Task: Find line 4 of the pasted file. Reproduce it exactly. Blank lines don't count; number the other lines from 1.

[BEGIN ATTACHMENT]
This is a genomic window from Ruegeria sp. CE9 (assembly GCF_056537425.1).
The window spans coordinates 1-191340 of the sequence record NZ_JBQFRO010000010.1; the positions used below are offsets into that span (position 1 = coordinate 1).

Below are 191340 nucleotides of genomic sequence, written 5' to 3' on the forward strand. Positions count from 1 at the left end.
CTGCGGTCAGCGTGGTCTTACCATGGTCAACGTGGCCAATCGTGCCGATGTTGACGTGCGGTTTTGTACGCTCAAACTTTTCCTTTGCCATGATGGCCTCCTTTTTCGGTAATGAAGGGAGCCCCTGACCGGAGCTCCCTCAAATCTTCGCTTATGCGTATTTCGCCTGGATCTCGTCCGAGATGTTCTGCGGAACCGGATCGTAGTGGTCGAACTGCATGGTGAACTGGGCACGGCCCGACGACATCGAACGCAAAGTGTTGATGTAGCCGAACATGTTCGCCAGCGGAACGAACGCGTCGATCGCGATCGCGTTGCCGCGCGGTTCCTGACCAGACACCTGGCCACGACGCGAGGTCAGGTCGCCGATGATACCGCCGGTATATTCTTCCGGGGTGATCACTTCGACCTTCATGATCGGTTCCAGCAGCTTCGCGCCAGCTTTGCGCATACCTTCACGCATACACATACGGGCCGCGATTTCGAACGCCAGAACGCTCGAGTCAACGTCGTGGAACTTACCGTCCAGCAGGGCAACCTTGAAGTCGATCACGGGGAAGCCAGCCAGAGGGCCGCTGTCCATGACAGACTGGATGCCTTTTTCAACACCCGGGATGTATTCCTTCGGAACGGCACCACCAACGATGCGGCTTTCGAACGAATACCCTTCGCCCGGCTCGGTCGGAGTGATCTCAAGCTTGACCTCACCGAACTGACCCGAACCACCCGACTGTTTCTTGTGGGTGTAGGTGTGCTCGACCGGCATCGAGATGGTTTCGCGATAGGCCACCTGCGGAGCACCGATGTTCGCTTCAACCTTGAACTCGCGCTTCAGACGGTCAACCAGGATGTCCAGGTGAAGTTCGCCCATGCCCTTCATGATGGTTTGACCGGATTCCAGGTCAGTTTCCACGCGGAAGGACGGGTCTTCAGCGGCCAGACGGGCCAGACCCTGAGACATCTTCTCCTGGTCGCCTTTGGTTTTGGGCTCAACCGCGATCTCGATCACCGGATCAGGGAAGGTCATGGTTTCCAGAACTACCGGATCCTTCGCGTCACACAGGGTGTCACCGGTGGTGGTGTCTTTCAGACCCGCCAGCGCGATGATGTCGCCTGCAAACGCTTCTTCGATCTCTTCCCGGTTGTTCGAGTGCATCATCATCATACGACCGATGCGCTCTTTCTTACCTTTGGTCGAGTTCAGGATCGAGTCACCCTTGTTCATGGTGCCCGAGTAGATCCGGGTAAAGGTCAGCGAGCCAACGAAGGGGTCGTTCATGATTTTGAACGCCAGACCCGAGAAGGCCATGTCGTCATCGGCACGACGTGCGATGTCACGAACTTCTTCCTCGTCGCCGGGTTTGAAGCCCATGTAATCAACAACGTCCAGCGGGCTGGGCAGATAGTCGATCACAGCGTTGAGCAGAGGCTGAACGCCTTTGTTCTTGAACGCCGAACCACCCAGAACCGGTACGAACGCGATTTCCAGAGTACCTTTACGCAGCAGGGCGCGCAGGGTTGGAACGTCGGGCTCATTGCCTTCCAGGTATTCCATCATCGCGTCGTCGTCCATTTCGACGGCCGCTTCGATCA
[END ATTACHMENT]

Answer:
CTGCGGTCAGCGTGGTCTTACCATGGTCAACGTGGCCAATCGTGCCGATGTTGACGTGCGGTTTTGTACGCTCAAACTTTTCCTTTGCCATGATGGCCTCCTTTTTCGGTAATGAAGGGAGCCCCTGACCGGAGCTCCCTCAAATCTTCGCTTATGCGTATTTCGCCTGGATCTCGTCCGAGATGTTCTGCGGAACCGGATCGTAGTGGTCGAACTGCATGGTGAACTGGGCACGGCCCGACGACATCGAACGCAAAGTGTTGATGTAGCCGAACATGTTCGCCAGCGGAACGAACGCGTCGATCGCGATCGCGTTGCCGCGCGGTTCCTGACCAGACACCTGGCCACGACGCGAGGTCAGGTCGCCGATGATACCGCCGGTATATTCTTCCGGGGTGATCACTTCGACCTTCATGATCGGTTCCAGCAGCTTCGCGCCAGCTTTGCGCATACCTTCACGCATACACATACGGGCCGCGATTTCGAACGCCAGAACGCTCGAGTCAACGTCGTGGAACTTACCGTCCAGCAGGGCAACCTTGAAGTCGATCACGGGGAAGCCAGCCAGAGGGCCGCTGTCCATGACAGACTGGATGCCTTTTTCAACACCCGGGATGTATTCCTTCGGAACGGCACCACCAACGATGCGGCTTTCGAACGAATACCCTTCGCCCGGCTCGGTCGGAGTGATCTCAAGCTTGACCTCACCGAACTGACCCGAACCACCCGACTGTTTCTTGTGGGTGTAGGTGTGCTCGACCGGCATCGAGATGGTTTCGCGATAGGCCACCTGCGGAGCACCGATGTTCGCTTCAACCTTGAACTCGCGCTTCAGACGGTCAACCAGGATGTCCAGGTGAAGTTCGCCCATGCCCTTCATGATGGTTTGACCGGATTCCAGGTCAGTTTCCACGCGGAAGGACGGGTCTTCAGCGGCCAGACGGGCCAGACCCTGAGACATCTTCTCCTGGTCGCCTTTGGTTTTGGGCTCAACCGCGATCTCGATCACCGGATCAGGGAAGGTCATGGTTTCCAGAACTACCGGATCCTTCGCGTCACACAGGGTGTCACCGGTGGTGGTGTCTTTCAGACCCGCCAGCGCGATGATGTCGCCTGCAAACGCTTCTTCGATCTCTTCCCGGTTGTTCGAGTGCATCATCATCATACGACCGATGCGCTCTTTCTTACCTTTGGTCGAGTTCAGGATCGAGTCACCCTTGTTCATGGTGCCCGAGTAGATCCGGGTAAAGGTCAGCGAGCCAACGAAGGGGTCGTTCATGATTTTGAACGCCAGACCCGAGAAGGCCATGTCGTCATCGGCACGACGTGCGATGTCACGAACTTCTTCCTCGTCGCCGGGTTTGAAGCCCATGTAATCAACAACGTCCAGCGGGCTGGGCAGATAGTCGATCACAGCGTTGAGCAGAGGCTGAACGCCTTTGTTCTTGAACGCCGAACCACCCAGAACCGGTACGAACGCGATTTCCAGAGTACCTTTACGCAGCAGGGCGCGCAGGGTTGGAACGTCGGGCTCATTGCCTTCCAGGTATTCCATCATCGCGTCGTCGTCCATTTCGACGGCCGCTTCGATCA